Journal of Gastrointestinal & Digestive System
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In the last decade, the role of estrogens in the etiology of cancer has been well documented. Estrogen levels have been implicated as both protective and predisposing factors in cancer development. Studies have shown that the production of estrogens in tissues results in local elevation and has a deteriorating effect on cancer development and prognosis. Aromatase cytochrome p450 enzyme (CYP19A1) is involved in the synthesis of estrogens and converts estrone to estradiol. It has become a target of extensive research, where aromatase inhibitors are employed as treatment strategies for several cancers. Several genetic variations have been reported in the CYP19A1 gene that alters aromatase expression or its activity and influence the risk of cancer development. We genotyped six single nucleotide polymorphisms (SNPs) (rs4774585, rs936308, rs4775936, rs28757184, rs700518 and rs4646), in CYP19A1 gene in patients suffering from colorectal cancer, and compared the results with normal healthy controls. We also studied the level of gene expression of aromatase in cancer tissue compared to adjacent normal tissue. The SNP rs936308 was significantly associated with rectal cancer, rs4774585 to colorectal cancer in male patients and rs4775936 in the female patients. The aromatase gene expression was elevated in the cancer tissue and aromatase protein level was high as confirmed by immunohistochemistry. In silico studies were conducted on rs28757184, a missense mutation, and showed structural variations. This presentation will discuss the role of aromatase in colorectal cancer development and will present the genetic variations reported so far and their effect on the pathogenesis of colorectal cancer.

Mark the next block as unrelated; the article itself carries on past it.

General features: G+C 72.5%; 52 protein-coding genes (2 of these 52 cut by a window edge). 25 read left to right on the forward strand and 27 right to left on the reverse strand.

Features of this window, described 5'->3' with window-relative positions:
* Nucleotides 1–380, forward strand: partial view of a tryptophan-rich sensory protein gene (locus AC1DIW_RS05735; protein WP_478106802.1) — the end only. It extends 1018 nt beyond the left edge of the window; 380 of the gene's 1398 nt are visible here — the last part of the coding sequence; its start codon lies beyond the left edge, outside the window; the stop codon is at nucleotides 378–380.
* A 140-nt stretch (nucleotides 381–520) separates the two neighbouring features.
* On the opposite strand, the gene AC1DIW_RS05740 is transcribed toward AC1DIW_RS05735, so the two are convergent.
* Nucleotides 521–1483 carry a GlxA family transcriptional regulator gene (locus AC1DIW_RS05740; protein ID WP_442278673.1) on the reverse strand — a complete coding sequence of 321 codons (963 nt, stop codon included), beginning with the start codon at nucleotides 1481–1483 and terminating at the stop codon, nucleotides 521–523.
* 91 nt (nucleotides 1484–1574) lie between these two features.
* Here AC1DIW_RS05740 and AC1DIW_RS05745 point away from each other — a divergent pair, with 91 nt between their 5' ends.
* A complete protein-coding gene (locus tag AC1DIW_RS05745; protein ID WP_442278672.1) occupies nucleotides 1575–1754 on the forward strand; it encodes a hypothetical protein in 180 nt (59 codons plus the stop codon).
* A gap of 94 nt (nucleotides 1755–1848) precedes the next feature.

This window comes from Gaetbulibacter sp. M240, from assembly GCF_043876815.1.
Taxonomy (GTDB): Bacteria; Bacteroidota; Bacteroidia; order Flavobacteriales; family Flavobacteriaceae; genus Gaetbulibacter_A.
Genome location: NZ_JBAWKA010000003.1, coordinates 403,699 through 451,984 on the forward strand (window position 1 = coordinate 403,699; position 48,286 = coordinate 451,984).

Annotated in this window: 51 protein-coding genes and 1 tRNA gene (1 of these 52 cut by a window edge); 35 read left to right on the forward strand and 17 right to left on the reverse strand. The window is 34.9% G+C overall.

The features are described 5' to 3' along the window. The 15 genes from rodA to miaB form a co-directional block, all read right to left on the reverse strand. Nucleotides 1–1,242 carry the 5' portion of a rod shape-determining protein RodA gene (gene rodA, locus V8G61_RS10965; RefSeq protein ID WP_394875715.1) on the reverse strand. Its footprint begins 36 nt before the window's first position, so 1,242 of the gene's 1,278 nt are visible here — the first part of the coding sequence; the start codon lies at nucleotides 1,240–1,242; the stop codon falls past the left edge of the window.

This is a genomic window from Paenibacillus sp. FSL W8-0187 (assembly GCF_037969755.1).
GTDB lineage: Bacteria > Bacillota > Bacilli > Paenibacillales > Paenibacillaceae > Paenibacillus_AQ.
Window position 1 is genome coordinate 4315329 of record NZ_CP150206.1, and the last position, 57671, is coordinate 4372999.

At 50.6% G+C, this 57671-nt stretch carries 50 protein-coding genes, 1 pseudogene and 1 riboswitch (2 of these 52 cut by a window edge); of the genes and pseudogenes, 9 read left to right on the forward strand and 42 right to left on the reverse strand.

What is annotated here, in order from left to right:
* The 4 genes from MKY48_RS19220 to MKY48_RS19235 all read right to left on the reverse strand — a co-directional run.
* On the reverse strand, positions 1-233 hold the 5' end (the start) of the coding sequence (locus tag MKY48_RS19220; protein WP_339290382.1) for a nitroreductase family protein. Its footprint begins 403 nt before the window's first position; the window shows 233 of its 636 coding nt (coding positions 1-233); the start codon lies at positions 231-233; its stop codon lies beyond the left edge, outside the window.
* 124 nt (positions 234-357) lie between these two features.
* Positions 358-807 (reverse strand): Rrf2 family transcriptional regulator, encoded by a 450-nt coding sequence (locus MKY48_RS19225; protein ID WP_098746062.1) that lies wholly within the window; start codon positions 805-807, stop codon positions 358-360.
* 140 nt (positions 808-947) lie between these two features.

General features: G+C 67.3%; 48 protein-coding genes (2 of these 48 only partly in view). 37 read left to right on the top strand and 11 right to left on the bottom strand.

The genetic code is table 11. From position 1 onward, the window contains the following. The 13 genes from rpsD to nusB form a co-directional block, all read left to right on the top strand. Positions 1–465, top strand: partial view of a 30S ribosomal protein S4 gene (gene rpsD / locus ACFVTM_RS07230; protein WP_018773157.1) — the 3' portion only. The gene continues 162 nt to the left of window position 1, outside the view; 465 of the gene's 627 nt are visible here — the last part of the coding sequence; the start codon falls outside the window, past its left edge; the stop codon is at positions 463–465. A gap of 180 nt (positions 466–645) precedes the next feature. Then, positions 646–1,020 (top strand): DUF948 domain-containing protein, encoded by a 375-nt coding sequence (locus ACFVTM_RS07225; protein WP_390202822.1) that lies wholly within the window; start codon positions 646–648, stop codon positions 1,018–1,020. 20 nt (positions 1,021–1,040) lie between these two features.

Arjumand Warsy is a Professor at Department of Biochemistry in the College of Science at King Saud University, Saudi Arabia. She has completed his PhD in 1974 from the Department of Applied Biochemistry and Nutrition at University of Nottingham, UK. Her title thesis is: Study of proteinase inhibitors in seeds of Vacia faba (Broad Bean). She was a Post-doctoral Research Associate at Department of Biochemistry, University of Birmingham, UK from 1973-1975. She joined Department of Biochemistry, College of Medicine, Sciences and Medical Studies, Department for Women Students, King Saud University in 1977.
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